For years the number that musicians and their business partners, managers and record labels, would focus on was the soundscan results. From the soundscan website:
Sales data from point-of-sale cash registers is collected weekly from
over 14,000 retail, mass merchant and non-traditional (on-line stores,
venues, etc.) outlets.
My friends in the music business would always say things like "we scanned 25,000 units last week". In a world where the sales of CDs (and before that albums) was the key goal, it made sense. Scans were revenues.
But the world has changed and more and more music is available on the Internet for free or via subscription services every day. And just because you scanned a record, doesn't mean you listened to it.
I think it is time to stop focusing on scans and start focusing on listens. But how do you do that?
I bumped into my friend Spencer Hyman yesterday at breakfast. Spencer used to run last.fm. I asked him if you could use last.fm as a panel, like Nielsen or comScore, to measure music listens. He said you could but you'd need to do some statistical weighting by geography and genre.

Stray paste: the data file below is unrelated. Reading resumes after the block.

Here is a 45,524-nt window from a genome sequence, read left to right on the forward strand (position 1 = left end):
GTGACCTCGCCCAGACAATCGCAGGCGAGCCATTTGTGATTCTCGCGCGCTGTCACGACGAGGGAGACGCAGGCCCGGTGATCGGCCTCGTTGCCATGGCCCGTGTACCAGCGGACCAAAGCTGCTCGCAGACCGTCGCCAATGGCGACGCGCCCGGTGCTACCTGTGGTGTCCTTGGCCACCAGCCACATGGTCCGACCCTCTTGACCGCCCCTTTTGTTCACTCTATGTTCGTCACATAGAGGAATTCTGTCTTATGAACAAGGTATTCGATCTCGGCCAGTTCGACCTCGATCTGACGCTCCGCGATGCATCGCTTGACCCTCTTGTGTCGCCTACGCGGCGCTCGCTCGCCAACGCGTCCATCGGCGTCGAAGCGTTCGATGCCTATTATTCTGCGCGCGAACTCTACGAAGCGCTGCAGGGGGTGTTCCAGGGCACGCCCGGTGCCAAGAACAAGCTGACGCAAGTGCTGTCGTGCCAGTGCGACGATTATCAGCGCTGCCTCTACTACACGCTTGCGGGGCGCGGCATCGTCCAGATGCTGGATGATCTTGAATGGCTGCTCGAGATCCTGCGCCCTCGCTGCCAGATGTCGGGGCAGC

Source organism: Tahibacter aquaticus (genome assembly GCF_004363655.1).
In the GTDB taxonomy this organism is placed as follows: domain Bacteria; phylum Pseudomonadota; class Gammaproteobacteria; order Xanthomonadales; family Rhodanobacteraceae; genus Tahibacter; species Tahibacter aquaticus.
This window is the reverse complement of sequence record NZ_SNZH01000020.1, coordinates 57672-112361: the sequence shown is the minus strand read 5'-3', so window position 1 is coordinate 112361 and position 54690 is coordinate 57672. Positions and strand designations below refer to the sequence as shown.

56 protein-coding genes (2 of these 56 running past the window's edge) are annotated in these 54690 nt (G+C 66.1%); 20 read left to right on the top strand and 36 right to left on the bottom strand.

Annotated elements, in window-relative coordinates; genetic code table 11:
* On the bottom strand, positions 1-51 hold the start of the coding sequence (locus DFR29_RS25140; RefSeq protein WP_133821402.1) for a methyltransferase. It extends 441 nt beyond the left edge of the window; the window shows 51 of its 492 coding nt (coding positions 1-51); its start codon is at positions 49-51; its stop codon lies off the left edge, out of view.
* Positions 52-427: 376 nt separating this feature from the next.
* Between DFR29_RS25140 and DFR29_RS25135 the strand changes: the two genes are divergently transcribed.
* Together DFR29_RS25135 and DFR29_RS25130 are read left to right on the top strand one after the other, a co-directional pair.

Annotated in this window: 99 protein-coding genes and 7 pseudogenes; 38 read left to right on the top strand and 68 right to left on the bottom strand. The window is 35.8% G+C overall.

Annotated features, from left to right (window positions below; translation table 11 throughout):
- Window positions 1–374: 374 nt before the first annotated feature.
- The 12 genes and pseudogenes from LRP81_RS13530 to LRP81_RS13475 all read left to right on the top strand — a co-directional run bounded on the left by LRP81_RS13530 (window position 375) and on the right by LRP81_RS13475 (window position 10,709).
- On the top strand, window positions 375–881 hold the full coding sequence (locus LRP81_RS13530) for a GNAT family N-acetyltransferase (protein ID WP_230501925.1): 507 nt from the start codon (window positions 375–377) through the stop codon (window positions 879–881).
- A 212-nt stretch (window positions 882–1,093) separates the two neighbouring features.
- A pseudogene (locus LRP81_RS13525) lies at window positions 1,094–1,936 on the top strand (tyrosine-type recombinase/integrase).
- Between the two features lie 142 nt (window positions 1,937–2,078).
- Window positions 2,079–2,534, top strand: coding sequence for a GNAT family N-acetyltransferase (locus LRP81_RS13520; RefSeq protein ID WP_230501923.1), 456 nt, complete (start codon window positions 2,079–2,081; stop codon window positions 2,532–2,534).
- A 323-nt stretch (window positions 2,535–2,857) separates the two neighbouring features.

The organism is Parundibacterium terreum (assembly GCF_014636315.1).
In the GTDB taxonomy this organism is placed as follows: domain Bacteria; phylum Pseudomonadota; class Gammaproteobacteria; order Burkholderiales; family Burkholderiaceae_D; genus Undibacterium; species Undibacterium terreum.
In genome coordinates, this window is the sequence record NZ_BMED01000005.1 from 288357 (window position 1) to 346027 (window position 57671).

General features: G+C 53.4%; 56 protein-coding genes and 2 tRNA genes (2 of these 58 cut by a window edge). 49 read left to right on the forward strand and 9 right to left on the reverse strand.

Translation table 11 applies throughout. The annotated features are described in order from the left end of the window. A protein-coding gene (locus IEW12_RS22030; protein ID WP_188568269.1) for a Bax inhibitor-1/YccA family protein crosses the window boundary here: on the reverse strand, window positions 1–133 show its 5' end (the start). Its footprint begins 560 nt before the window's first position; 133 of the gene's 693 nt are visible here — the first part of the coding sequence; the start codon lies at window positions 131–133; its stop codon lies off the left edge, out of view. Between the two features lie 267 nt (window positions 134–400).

If you look at the last.fm charts for 2009, you'll see that Lady Gaga was most listened to artist on last.fm with 755,000 different listeners and 18.5mm "album scrobbles". If you go to the Lady Gaga page on last.fm you'll see that her song Poker Face has been listened to 235,000 times in the past six months.
If you think of the people who scrobble their listens to last.fm as a panel, then you can scale up these numbers to get to worldwide listens. Last.fm hasn't done this work but they should. They could be the new soundscan as the key metric moves from scans to listens.
As an example of why this metric will be increasingly valuable, let's go back to that Lupe Fiasco mixed tape that includes the HP advertisement as a track in the mix. That advertisment track is called HP Skit. Last.fm says HP Skit was listened to 3,850 times last week. Let's say 50x is the right multiplier for this artist and song (it's an educated guess). Then HP Skit was listened worldwide about 200,000 times last week. If that ad is worth a $20 cpm, then Lupe could have earned $4000 in ad revenue last week.
All of that is hypothetical to some degree but hopefully instructive. Music is moving from a physical good where scans is what matters to a virtual good where usage and engagement matters. So let's start measuring it correctly. That may help the artists get paid correctly.